A few minutes later, the others came back into the office and told me that shortly before, a school bus had been hit by the train, and all the children had been killed instantly. On the other side of the train there was a temporary morgue with all the bodies laid out on the ground. We had arrived 30 minutes after the event.

I realized that somehow I had been made to help those children to be released from the earth and go where they needed to go. I must have been visible to them, and in their terror, they had clung to me, and I could feel their state, and then the latihan had started and became a bridge for them to leave this world.

As we got back on the highway and drove on to Toronto, I sat in silence, overwhelmed. It was my first experience with death, and I felt it was a blessing to be able to help those souls with their transition.

BAPAK TALK…Bapak talks about his mission

Subud Voice is now available to everyone – the aim is to try and make the magazine a shop window for Subud for “all of mankind”. Because it is now open to everyone, we cannot publish Bapak and Ibu talks which of course are now available from many other sources such as online at Subud Library or in book form from SPI (Subud Publications International).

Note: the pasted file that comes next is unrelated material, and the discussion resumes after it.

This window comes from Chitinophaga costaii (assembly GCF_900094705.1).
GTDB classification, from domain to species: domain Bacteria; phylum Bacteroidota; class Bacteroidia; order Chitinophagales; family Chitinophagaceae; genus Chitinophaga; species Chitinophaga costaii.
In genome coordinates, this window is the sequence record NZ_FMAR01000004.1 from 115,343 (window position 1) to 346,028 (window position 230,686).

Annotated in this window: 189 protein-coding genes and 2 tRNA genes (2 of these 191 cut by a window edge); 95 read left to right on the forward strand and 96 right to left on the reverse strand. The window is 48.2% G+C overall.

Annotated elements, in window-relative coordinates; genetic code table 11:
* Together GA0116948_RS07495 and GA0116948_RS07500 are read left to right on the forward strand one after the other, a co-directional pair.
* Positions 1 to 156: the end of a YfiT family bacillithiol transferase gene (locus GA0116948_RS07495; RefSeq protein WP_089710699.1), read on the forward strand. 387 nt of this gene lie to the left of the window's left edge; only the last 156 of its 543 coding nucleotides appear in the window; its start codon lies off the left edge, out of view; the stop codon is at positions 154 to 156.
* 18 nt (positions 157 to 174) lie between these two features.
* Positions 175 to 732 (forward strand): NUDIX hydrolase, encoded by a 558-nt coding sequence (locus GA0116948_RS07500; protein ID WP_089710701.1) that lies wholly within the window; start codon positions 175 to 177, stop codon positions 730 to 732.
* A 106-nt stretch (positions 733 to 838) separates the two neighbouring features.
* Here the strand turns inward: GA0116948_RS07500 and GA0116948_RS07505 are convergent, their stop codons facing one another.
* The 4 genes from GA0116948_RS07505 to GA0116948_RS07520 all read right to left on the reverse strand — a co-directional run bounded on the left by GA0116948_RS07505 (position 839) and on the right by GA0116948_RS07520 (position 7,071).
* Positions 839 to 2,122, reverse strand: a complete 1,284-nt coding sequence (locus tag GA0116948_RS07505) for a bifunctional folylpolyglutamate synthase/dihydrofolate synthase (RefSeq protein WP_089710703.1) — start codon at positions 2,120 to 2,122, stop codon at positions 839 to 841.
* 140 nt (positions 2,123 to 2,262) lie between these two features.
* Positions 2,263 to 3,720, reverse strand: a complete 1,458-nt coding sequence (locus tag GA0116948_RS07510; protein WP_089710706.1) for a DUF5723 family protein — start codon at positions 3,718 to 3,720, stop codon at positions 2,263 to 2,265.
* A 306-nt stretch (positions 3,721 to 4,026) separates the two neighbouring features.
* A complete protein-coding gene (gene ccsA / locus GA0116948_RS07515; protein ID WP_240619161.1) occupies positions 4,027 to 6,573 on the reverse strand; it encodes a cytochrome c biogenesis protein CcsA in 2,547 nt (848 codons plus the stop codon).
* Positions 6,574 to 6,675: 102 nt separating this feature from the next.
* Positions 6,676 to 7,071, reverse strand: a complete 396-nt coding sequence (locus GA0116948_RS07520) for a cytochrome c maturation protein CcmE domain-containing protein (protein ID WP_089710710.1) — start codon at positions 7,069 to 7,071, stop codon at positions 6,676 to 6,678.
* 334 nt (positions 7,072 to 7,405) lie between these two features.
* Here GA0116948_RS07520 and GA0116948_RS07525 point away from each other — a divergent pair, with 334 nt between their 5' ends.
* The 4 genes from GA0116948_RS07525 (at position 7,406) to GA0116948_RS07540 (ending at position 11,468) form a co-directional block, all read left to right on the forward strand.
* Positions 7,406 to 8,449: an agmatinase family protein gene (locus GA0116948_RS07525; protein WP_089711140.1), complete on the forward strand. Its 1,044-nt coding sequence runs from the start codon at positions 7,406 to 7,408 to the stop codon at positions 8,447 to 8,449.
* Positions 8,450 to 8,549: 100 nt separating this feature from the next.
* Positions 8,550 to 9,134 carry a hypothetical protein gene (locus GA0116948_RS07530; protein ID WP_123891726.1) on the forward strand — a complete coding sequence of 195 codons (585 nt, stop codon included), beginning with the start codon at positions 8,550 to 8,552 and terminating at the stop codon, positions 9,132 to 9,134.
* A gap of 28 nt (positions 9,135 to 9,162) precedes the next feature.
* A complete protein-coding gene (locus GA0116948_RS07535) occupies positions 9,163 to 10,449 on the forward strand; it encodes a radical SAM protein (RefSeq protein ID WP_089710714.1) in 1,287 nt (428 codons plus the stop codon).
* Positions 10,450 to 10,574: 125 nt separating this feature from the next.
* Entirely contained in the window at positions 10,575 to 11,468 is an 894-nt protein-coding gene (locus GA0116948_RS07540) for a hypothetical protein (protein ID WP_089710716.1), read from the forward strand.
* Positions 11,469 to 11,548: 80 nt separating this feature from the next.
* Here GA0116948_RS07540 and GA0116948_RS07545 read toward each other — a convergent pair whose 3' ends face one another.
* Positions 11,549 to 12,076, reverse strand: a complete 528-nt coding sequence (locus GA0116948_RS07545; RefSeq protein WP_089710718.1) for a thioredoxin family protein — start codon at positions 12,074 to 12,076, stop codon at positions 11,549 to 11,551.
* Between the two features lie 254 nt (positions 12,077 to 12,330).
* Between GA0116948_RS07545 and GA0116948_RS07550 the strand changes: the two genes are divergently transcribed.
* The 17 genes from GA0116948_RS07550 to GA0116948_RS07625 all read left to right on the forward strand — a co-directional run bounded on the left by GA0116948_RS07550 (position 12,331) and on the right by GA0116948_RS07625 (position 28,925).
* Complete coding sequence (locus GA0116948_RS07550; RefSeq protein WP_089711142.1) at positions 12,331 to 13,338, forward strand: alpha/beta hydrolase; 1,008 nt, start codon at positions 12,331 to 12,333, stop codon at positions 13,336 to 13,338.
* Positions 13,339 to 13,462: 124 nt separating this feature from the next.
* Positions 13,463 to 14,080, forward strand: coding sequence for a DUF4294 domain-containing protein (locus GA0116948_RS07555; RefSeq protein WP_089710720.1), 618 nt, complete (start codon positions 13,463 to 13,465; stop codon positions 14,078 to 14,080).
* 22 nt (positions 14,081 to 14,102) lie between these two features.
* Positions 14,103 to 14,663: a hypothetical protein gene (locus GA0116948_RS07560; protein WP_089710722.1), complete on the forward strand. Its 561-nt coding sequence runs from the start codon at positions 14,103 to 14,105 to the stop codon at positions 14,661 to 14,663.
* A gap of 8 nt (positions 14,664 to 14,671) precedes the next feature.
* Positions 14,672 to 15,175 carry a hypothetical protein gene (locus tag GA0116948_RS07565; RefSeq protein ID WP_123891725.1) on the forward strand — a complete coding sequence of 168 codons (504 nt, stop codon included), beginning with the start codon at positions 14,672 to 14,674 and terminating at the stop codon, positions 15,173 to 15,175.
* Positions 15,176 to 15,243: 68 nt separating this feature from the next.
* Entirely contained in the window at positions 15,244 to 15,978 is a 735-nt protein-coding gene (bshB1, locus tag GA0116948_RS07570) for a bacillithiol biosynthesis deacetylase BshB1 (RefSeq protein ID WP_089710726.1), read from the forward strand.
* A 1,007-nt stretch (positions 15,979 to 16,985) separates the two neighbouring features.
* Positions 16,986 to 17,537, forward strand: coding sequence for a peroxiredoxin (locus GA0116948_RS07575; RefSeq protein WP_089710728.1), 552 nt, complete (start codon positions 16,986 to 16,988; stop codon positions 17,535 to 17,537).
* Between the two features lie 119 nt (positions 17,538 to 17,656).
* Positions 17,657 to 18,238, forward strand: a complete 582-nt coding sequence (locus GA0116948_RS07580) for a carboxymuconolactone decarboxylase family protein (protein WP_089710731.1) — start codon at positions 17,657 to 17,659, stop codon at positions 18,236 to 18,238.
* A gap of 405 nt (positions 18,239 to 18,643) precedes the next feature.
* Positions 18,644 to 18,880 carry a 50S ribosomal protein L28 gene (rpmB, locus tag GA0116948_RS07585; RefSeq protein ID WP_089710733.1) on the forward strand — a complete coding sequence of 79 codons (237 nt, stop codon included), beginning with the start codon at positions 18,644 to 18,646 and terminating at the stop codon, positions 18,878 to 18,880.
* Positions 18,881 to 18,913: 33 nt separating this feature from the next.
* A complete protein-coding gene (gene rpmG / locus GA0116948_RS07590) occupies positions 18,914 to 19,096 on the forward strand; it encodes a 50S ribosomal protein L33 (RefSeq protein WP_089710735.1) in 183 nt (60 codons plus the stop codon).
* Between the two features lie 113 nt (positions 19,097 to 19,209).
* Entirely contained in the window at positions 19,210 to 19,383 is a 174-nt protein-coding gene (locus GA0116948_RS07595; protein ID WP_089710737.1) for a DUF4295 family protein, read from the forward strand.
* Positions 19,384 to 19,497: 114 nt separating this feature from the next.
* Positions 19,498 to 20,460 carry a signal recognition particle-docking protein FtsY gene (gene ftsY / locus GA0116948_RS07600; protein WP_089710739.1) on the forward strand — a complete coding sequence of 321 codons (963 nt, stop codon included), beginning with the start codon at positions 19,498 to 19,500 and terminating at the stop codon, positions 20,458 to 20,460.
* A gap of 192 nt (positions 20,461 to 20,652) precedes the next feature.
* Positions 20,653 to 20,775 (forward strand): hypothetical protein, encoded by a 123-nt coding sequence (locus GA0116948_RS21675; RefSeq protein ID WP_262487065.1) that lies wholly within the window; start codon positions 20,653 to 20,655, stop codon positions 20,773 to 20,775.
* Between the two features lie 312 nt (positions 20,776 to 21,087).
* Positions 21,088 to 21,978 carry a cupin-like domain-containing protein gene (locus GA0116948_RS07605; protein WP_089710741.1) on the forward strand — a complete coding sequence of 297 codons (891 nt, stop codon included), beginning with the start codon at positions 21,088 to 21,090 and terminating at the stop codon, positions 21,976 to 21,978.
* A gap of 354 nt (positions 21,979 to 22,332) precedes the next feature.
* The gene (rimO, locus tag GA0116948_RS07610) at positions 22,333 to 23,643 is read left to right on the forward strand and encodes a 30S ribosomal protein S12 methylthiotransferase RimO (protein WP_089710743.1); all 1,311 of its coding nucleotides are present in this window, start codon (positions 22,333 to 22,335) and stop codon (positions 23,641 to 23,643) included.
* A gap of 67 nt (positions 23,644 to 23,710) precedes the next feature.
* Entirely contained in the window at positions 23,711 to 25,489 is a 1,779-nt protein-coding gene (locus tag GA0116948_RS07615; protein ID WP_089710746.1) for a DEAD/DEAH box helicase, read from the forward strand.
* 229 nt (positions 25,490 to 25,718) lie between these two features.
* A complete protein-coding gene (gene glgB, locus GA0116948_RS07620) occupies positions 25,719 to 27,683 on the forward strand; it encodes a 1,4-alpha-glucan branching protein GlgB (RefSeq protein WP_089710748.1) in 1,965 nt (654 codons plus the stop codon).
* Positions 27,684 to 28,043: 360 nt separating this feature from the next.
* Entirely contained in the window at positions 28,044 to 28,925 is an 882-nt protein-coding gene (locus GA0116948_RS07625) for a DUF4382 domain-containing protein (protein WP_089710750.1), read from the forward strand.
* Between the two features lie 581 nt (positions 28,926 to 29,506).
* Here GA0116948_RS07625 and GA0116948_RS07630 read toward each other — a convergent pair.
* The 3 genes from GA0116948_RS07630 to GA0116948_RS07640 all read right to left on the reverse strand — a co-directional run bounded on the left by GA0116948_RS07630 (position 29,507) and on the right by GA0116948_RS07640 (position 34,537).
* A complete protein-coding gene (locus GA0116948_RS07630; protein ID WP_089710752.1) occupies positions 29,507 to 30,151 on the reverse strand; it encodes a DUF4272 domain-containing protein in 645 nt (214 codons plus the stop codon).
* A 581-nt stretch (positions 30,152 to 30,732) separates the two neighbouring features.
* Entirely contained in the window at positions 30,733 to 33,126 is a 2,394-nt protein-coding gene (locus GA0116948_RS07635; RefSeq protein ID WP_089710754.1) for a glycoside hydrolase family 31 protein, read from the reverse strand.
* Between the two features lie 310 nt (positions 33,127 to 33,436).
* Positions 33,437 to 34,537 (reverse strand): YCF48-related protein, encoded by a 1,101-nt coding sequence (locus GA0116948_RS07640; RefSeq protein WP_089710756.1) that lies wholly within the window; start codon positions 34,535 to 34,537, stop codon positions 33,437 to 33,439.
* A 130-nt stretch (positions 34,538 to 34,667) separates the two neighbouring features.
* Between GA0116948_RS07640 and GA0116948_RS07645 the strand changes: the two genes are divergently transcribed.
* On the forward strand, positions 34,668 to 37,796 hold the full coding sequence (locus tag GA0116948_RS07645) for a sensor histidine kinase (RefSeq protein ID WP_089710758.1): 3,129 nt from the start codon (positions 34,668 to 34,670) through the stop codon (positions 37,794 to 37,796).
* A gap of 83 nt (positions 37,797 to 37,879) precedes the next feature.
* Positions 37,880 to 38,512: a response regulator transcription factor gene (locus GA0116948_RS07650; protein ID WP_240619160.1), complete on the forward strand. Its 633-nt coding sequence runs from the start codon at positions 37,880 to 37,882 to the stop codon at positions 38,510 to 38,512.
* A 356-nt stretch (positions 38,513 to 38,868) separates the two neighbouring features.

What we do in each issue is suggest a talk which may be of interest with a quotation from it.

This month’s talk comes from a talk which Bapak gave in New York in 1967 which, amongst other things, he talks about his mission on earth including the words…

This receiving of the latihan kejiwaan has come to Bapak first, and Bapak does not know, does not understand why God has chosen Bapak to be the first one to receive this grace and this latihan kejiwaan. But this is what has happened. And about this Bapak wants to say something to you, which Bapak hopes that one day you will be able to witness for yourself, or to know the truth of it.”

The talk code is (76 NYC 1)